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Unlocking clinopyroxene records of magma and mantle oxygen fugacity


Project Description

Subduction recycles oceanic lithosphere formed at mid-ocean ridges back into the Earth’s convecting mantle, creating much of the deep compositional heterogeneity we now see reflected in the diversity of magmas erupted at mid-ocean ridges and ocean islands. However, current observations from erupted magmas provide conflicting views on whether subduction of hydrothermally altered oceanic lithosphere creates heterogeneity in the oxygen fugacity (i.e. oxidising potential) of the deep mantle. As a consequence, the extent to which variations in mantle oxygen fugacity are coupled to Earth’s tectonically driven deep oxygen cycle remains largely unknown. This is despite mantle oxygen fugacity playing a vital role in controlling the composition of the volcanic gas emissions that mediate atmospheric chemistry over geological timescales. Developing new tools for determining the oxygen fugacity of primitive magmas is therefore a key step towards deciphering how the deep Earth has affected our planet’s ability to create and sustain life through time.

Clinopyroxene is a common mineral in many of Earth’s main magma types and is commonly used as a tool for estimating the pressure and temperature conditions under which magmas are stored. Clinopyroxene incorporates both reduced and oxidised iron species, so it has the potential to be used as a tool for estimating magma oxygen fugacity conditions. However, obtaining robust descriptions of clinopyroxene’s sensitivity to oxygen fugacity has so far proven elusive because little is known about the systematics of iron speciation in clinopyroxene. This project will work towards overcoming this uncertainty by collating and manipulating large and underexploited datasets of clinopyroxene chemistry, and augmenting them with new analyses of natural and/or experimental clinopyroxenes.

The project will involve data manipulation, geochemical microanalysis and, according to the interests and expertise of the student, fieldwork and/or high-temperature experiments. The student will collate and manipulate large datasets in order to evaluate clinopyroxene’s sensitivity to oxygen fugacity. They will use a range of analytical techniques including scanning electron microscopy and electron microprobe analyses to examine clinopyroxene samples formed under different oxygen fugacity conditions. These samples will either be collected during fieldwork in volcanic regions such as Iceland and the Canary Islands or produced in Manchester’s experimental laboratories. There will also be opportunities, subject to additional proposals, to perform in situ spectroscopic analyses of iron speciation in clinopyroxenes at the Diamond Light Source synchrotron facility, and/or undertake a research visit to collaborators at the Leibniz Universität Hannover, Germany, to carry out high-pressure experiments in their pressure vessel lab.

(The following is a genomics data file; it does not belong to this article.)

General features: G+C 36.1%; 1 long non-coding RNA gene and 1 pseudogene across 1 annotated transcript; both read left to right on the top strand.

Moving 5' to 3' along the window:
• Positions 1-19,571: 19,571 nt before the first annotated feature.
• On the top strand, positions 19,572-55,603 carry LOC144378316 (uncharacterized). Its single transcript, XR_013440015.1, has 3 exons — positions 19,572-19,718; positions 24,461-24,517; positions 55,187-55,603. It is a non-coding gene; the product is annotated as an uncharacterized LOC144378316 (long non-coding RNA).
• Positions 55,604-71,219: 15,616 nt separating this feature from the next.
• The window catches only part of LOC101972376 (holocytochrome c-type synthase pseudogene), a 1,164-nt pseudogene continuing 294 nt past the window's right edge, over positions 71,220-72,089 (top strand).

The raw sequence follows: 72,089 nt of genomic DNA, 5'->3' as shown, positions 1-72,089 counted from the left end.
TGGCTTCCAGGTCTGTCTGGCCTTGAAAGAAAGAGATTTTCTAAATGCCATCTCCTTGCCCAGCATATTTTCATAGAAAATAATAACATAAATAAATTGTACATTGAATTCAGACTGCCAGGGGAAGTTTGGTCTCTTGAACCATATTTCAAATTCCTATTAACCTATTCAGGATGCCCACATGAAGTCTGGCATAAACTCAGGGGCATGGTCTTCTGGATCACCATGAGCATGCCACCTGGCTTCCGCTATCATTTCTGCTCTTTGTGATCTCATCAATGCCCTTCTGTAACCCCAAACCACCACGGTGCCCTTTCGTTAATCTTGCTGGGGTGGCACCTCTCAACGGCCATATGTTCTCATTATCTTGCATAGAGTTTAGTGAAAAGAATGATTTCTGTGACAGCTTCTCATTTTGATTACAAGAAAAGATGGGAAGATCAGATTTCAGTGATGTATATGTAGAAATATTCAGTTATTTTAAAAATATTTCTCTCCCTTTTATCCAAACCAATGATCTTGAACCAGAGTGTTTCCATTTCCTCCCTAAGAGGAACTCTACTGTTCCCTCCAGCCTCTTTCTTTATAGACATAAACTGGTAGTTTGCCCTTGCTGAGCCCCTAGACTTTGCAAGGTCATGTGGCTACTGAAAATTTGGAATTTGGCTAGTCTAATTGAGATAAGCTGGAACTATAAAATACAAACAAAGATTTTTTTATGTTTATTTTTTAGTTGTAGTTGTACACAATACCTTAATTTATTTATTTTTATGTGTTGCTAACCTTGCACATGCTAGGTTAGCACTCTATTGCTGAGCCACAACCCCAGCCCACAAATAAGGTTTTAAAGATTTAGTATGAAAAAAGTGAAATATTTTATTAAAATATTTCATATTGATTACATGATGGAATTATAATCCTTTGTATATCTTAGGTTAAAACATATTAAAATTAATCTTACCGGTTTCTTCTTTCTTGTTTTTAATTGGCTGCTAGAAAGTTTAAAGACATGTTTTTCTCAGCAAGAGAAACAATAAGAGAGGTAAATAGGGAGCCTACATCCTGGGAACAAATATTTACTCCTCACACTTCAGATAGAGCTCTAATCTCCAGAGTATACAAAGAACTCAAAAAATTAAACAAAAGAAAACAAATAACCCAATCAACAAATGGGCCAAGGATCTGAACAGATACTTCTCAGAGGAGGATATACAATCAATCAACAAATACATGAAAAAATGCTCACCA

We seek an able and enthusiastic individual with a strong background (MSc, MSci or BSc) in Earth or physical sciences to join our research group. No specific coding or laboratory experience is necessary, but the candidate should have appropriate experience in igneous petrology and optical microscopy and an interest in developing their programming skills. Some knowledge of coding, scanning electron microscopy, electron microprobe analysis and/or experimental petrology would be helpful.

Funding Notes

Tuition Fees: EARTH Band 3: £14,000 for Home students, £31,500 for Overseas students

How good is research at The University of Manchester in Earth Systems and Environmental Sciences?

FTE Category A staff submitted: 42.13

Research output data provided by the Research Excellence Framework (REF)

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